Audio descriptions: Artworks in the exhibition Thinking into Being: QUT Alumni Triennial.
Anthony HEARSEY Ptolemy’s Cluster 2021, digital photograph. Courtesy of the artist.
Ptolemy’s Cluster by Anthony Hearsey, 2021.
This photograph is taken by Anthony Hearsey, a Brisbane-based image maker who works on national and international advertising campaigns. His interest in science and nature fuels his self-directed projects, which include photographs of astronomical objects and events, a practice known as astrophotography.
This astrophotograph is printed and mounted on an unframed wooden board that is 70 centimetres by 70 centimetres. The gallery walls are painted an almost black colour, so the space is reasonably dark.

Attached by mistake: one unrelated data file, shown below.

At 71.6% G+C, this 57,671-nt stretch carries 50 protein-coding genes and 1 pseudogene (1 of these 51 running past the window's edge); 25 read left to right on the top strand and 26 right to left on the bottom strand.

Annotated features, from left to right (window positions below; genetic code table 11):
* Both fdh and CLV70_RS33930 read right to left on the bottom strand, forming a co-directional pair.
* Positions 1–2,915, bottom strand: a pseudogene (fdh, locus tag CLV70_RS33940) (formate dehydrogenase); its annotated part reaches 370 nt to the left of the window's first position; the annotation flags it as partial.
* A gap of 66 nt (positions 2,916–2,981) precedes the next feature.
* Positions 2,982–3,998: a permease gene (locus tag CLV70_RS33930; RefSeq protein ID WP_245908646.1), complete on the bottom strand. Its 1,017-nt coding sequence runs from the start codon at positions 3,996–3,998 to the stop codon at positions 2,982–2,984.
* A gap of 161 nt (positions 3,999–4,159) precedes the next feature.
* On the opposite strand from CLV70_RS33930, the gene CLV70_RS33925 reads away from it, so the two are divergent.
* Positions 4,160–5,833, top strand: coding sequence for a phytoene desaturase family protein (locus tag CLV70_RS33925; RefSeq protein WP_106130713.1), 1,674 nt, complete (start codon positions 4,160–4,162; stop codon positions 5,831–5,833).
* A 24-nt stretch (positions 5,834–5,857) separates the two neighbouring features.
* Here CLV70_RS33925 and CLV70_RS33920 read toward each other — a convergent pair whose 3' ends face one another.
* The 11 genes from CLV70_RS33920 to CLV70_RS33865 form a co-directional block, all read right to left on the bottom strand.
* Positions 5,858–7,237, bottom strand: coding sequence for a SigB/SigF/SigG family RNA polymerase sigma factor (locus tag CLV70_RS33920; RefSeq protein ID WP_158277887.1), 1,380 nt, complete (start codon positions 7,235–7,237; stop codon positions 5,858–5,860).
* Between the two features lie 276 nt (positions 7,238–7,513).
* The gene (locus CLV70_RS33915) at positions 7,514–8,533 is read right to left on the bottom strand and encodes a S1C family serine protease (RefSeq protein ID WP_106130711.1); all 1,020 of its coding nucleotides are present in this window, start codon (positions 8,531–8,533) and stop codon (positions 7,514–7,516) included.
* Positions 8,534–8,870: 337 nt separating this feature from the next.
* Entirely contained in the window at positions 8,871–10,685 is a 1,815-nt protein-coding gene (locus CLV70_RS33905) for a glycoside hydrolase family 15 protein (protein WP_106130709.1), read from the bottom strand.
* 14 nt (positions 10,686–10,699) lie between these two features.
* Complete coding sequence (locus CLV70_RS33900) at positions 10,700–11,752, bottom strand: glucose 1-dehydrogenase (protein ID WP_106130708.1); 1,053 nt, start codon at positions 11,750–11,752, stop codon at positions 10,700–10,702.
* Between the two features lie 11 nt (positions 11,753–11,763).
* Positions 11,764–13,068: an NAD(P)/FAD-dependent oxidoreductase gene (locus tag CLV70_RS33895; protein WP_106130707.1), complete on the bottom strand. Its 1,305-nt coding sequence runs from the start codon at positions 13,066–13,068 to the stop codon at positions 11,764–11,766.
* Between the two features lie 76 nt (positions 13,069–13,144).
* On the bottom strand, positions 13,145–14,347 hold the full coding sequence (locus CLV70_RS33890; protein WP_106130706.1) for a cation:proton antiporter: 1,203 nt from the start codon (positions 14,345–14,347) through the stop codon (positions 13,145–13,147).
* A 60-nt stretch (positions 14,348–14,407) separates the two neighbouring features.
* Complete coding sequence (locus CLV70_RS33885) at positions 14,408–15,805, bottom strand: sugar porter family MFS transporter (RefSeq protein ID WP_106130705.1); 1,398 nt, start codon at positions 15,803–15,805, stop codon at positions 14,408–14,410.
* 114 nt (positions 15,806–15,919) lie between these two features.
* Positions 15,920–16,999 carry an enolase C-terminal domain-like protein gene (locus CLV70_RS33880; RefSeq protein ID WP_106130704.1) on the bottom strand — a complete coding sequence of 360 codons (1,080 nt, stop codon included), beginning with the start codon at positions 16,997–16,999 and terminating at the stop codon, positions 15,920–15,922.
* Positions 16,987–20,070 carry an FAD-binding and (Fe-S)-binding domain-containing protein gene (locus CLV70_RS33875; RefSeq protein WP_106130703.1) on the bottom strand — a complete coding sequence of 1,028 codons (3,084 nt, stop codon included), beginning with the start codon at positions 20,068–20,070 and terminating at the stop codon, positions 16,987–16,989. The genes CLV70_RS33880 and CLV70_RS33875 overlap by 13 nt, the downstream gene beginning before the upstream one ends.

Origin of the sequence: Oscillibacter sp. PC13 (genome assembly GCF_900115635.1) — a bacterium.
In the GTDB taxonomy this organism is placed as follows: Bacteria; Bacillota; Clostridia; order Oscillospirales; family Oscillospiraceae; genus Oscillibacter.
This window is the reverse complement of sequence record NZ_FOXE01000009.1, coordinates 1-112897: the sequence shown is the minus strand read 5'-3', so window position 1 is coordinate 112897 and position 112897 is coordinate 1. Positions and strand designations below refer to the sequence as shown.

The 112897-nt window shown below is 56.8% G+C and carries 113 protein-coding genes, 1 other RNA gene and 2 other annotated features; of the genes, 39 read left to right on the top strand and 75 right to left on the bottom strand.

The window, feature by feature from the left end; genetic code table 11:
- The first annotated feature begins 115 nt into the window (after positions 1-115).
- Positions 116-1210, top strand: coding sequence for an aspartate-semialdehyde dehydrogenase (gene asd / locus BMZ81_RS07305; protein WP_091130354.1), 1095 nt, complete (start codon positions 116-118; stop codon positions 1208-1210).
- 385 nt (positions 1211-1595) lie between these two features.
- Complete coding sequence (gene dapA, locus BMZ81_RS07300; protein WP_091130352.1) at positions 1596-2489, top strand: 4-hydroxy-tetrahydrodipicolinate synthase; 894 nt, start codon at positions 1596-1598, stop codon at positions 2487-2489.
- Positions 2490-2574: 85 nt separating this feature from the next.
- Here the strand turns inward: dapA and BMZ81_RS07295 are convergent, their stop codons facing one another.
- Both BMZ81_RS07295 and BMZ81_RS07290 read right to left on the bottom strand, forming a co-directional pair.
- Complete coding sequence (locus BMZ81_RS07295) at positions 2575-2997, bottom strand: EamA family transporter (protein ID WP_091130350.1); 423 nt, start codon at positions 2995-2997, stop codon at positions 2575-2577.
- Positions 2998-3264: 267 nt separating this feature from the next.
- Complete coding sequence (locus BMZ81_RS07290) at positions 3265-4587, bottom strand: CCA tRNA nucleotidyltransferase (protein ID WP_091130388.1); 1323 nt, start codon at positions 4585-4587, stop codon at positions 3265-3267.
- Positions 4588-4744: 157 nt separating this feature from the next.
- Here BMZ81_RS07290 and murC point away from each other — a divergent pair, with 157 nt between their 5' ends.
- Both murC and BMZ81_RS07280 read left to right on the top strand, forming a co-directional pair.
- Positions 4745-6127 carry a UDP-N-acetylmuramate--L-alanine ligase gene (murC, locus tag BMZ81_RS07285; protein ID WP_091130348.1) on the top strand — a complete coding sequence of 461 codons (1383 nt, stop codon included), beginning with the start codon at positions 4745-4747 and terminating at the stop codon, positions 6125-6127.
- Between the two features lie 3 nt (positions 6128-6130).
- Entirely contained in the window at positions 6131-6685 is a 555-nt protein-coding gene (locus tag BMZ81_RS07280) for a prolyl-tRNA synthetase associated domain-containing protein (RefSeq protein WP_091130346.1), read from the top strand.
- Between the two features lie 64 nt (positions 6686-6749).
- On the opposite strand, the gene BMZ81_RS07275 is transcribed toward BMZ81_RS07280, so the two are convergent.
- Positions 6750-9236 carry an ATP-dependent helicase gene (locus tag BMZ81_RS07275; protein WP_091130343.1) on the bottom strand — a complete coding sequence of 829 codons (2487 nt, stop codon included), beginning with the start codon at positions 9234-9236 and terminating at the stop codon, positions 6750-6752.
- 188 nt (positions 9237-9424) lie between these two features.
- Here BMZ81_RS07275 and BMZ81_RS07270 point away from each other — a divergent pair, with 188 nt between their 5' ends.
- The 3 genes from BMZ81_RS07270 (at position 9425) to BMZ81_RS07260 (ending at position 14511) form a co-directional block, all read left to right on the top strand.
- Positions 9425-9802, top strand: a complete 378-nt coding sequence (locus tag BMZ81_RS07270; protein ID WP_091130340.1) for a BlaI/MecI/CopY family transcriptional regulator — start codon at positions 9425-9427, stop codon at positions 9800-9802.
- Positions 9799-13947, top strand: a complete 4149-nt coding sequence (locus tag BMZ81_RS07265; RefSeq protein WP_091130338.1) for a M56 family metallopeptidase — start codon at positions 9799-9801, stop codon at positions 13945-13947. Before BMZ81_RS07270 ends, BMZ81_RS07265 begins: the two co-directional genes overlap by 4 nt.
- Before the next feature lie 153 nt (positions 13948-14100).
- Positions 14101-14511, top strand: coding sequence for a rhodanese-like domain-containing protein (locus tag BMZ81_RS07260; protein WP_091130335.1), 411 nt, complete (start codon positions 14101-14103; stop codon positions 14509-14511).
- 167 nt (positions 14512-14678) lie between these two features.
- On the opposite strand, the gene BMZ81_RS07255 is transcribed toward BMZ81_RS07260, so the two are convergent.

This photograph depicts millions of stars that are speckled across the image like grains of sand. The stars emit an even glow of golden light across the whole image, making the photograph stand out against the dark wall.
In the centre of the image, there is a cluster of ten to twenty stars that shine bigger and brighter than the rest. The cluster has a diameter of about 15 centimetres. There are about twenty other stars scattered around the image that also shine brightly, but the cluster in the middle is the most distinctive part of the photograph.
The artwork depicts Ptolemy’s Cluster, an open cluster of stars in the constellation of Scorpius, which is about 980 light years from Earth and around 200 million years old. This cluster of stars is named after Greek-Roman astronomer Ptolemy, who first recorded it in the year 130 AD.
In order to capture these images, Hearsey uses both astronomy and everyday cameras, and targets his subject for several hours at a time at night in a remote location. From this he generates 50 to 60 faint images, which require further hours of intricate post-production.
There is a TV screen on the adjacent wall that shows video footage documenting the artist taking the photographs and later editing them with photo editing software.